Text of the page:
We again have the pleasure of a flight review from British aviation journalist, Dave Unwin. Here’s his report on SD-1… —DJ
Having strapped the SD-1 on (well, that’s what it feels like) I gesture at the fuel sight tube. “Looks like around five gallons,” I said to UK agent Jiri Krajca. “So, how much playtime do I have, about an hour and a half?”
“Approximately four hours,” Jiri replied with a grin.
While some aircraft companies seem determined to price themselves out of existence it’s always refreshing to discover a new, fun aircraft that is genuinely affordable: the SD-1, which can be flown away for the equivalent of less than $30,000. In the USA, this is available as a kit that further lowers the investment (see video below).
Visually, SD-1 looks a bit like TEAM’s Mini-Max although it is actually a clean-sheet design from Igor Spacek intended to meet Britain’s SSDR rules (very similar to FAA’s Part 103).
The test SD-1 was powered by an air-cooled, vee-twin, a 820-cc engine is based on a Briggs & Stratton design (photo). It produces 33 horsepower at 3600 rpm.
The wings are built from a composite main spar with carbon caps which carries glued ribs made of extruded polystyrene and covered with very thin plywood and composite, upturned wingtips. Almost the entire trailing edge of each wing consists of full-span flaperons.
SD-1 uses an all-flying tail or stabilator. Flaperons and stabilator are actuated by a combination of pushrods and bellcranks, with the mixer for the flaperons under the seat. Cables actuate the rudder, while springs (also under the seat) are used for pitch trim.
Flying SD-1 Minisport
Jiri recommended using a soft field technique with take-off flaps, so I slowly open the throttle with the stick on the backstop, and then just ease it forward as the elevator starts to bite, with the aim being to hold the nosewheel just clear of the ground.
Controls feel crisp, taut and powerful. Handling is very good, with plenty of control around all three axes and no discernible break out forces.
Examining the stability reveals Minisport to be positive directionally, neutral laterally, and just barely positive longitudinally. In fact, having pitched up to lose 10 knots from a comfortable 80 knot cruise and then releasing the joystick, I wonder for a couple of seconds if it is actually divergent in pitch as the ground began to loom through the windscreen. About the time I figured that as the airspeed was still increasing so perhaps I’d better intervene, the nose slowly rises and after several oscillations SD-1 reluctantly returns to the trimmed speed. Mnisport is quite short-coupled, and the slightly soft longitudinal stability is probably exacerbated by the all-flying tail.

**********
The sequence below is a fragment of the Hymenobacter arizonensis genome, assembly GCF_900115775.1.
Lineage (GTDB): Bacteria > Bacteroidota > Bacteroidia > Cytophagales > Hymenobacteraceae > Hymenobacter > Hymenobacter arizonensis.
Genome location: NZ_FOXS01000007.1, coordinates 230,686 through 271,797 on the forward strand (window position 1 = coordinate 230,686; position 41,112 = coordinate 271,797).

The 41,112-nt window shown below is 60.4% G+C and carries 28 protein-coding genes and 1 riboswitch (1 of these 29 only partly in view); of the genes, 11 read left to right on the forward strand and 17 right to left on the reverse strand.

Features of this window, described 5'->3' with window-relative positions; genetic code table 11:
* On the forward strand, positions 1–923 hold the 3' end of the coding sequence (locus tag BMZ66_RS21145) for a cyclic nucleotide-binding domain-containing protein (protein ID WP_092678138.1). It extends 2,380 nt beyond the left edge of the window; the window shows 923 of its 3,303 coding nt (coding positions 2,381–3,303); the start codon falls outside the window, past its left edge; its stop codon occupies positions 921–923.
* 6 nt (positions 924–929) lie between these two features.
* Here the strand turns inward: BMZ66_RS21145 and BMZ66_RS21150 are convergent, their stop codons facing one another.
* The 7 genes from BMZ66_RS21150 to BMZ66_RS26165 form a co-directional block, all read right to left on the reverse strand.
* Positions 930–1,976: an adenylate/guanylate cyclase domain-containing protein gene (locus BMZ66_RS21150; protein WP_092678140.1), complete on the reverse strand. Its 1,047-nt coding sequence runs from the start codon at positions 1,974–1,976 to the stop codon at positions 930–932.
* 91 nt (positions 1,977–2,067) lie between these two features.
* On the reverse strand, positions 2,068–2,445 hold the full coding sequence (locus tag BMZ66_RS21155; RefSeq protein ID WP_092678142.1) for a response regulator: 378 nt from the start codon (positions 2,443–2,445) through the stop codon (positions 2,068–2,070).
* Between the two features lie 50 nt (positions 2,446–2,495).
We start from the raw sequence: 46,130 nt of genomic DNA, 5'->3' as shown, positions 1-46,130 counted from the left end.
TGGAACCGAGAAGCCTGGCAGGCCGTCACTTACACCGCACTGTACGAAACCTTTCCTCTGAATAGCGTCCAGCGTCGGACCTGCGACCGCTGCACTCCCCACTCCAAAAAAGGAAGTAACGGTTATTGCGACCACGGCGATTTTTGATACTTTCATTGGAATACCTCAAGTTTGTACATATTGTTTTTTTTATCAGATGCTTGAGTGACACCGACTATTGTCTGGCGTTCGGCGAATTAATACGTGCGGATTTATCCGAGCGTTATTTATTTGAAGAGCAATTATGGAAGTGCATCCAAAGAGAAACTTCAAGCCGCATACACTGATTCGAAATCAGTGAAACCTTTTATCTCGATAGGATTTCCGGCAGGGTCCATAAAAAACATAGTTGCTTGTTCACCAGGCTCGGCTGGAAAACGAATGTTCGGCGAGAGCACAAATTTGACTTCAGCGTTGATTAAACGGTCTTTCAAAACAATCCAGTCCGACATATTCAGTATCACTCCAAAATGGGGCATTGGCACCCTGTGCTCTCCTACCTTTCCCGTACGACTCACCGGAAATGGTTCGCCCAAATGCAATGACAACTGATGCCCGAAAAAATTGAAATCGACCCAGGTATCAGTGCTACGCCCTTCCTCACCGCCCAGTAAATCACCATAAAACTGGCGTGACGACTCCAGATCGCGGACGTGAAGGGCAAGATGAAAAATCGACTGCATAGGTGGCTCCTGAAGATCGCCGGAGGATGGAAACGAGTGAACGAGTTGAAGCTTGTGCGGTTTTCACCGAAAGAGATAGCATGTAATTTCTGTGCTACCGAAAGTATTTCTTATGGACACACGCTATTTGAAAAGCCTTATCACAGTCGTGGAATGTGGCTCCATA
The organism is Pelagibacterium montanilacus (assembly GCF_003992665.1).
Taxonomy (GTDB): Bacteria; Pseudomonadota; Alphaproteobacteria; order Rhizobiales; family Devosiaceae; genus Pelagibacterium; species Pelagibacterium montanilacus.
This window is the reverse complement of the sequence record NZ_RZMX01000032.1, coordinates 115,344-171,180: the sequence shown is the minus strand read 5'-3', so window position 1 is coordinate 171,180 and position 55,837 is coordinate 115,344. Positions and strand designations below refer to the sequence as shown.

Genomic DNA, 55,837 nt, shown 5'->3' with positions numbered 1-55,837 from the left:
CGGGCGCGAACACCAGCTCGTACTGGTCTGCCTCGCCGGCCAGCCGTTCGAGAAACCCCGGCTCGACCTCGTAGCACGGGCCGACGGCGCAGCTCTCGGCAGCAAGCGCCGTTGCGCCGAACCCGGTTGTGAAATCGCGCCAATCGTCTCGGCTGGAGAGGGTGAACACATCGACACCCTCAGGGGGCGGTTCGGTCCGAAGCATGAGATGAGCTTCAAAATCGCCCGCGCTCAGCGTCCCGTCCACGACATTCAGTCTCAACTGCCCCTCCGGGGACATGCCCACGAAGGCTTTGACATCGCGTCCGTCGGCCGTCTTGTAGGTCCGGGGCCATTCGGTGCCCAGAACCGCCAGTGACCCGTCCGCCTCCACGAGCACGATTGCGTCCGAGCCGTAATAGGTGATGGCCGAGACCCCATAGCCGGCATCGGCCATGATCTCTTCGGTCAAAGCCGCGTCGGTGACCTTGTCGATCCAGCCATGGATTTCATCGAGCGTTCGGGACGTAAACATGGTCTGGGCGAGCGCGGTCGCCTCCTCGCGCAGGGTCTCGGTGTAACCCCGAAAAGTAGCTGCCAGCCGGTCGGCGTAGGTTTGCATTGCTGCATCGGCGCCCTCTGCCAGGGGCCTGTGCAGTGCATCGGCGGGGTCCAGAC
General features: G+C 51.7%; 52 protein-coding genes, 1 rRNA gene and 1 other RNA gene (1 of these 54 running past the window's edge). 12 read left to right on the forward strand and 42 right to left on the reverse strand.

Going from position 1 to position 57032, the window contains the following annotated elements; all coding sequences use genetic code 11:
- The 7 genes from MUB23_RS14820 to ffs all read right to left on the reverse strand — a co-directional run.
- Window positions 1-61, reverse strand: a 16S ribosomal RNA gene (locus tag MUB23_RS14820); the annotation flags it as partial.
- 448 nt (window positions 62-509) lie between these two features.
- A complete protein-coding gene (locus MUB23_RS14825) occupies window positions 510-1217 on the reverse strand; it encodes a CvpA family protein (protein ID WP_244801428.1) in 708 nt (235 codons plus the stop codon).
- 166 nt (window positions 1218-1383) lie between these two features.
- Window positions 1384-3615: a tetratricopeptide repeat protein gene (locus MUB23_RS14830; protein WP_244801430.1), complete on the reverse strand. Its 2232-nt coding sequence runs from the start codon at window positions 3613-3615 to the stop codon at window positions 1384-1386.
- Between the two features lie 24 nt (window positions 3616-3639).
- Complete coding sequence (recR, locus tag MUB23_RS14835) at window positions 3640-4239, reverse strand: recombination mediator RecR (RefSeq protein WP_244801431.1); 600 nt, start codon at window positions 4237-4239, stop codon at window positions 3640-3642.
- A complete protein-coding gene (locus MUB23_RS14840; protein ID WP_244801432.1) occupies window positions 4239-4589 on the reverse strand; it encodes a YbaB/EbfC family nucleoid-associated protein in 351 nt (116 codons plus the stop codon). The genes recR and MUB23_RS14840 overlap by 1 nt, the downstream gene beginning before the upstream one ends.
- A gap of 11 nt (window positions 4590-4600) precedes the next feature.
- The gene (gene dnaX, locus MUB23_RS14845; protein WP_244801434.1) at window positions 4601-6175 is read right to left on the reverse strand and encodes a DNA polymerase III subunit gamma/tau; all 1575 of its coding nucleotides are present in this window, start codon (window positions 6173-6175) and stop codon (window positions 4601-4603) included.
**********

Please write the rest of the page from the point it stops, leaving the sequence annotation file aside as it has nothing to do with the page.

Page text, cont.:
Moving on for a look at the cruise is particularly impressive. At around 3000 rpm, IAS reads 80 knots at 3,500 feet, for a TAS of 87 and a fuel flow of about 1.25 gph. That’s close to 100 air miles per gallon!
Slowing down for a look at the stall takes a while. Minisport is a slippery little beast, and the low flap-extension speed (56 knots) doesn’t help. For the first stall I leave the flaps up, and at around 45 it starts to mush earthward with an increasing sink rate. A departure stall with take-off flap and power is also quite innocuous. However, the full flap stall is a little disconcerting, basically due to flaperons reducing roll authority at slow speeds.
Back in the pattern I take care to ensure the speed is below 60, and also apply plenty of nose-up trim before lowering the first notch of flaps as suggested in the POH. For pilots converting onto the SD-1 from more traditional types such as Cessnas and Pipers, it cannot be emphasized enough to control speed carefully on lightweight aircraft. Given Minisport’s low flap-extension velocity, your speed must be monitored carefully and the flaps retracted promptly in the event of a missed approach.
On approach, the field of view is excellent and the SD-1 slides down towards the runway as if on rails; my first landing is eminently satisfying. If you need to lose added height and don’t want to take your hands off the controls to reach for the flaps I discovered Minisport slips nicely.
I could’ve cheerfully spent all afternoon performing touch and goes on Fenland’s delightful grass runways but — with some reluctance — I conclude that perhaps I’d better let Jiri get home in the daylight, as Minisport doesn’t have lights. For the final landing, I deliberately land slightly long, completely ignore the brakes and still have to add power to turn onto the taxiway that parallels 36/18. You don’t need much runway with an SD-1!
I really was rather taken with the Minisport and would love to own one. I’d probably go old school and have an open cockpit (if possible), tailwheel undercarriage and analogue instruments plus I’d love having an electric starter! Repeating… American buyers assembling a kit can choose many options not available elsewhere.
Spacek SD-1 Minisport
- Wingspan — 19.6 feet (5.98 m)
- Wing Area —65.6 square feet (6.10 m²)
- Empty weight (including BRS) — 286 pounds (130 kg)
- Gross Weight — 529 pounds (240 kg)
- Useful Load — 243 pounds (110 kg)
- Fuel capacity — 9.24 gallons (35 lit)
- Never-Exceed Speed — 137 mph / 119 knots
- Cruise Speed — 98 mph / 85 knots
- Stall, Flaps Extended — 39 mph / 34 knots
- Climb Rate — 750 feet per minute
- Take Off to 50 feet — 863 feet (260 m)
- Land Over 50 feet — 863 feet (260 m)
- Engine: SE-33 air-cooled, four-stroke, vee-twin
- Power — 33 horsepower (25 kW) at 3600 rpm
Americans should view the following video to learn more about SD-1 Minisport in the USA.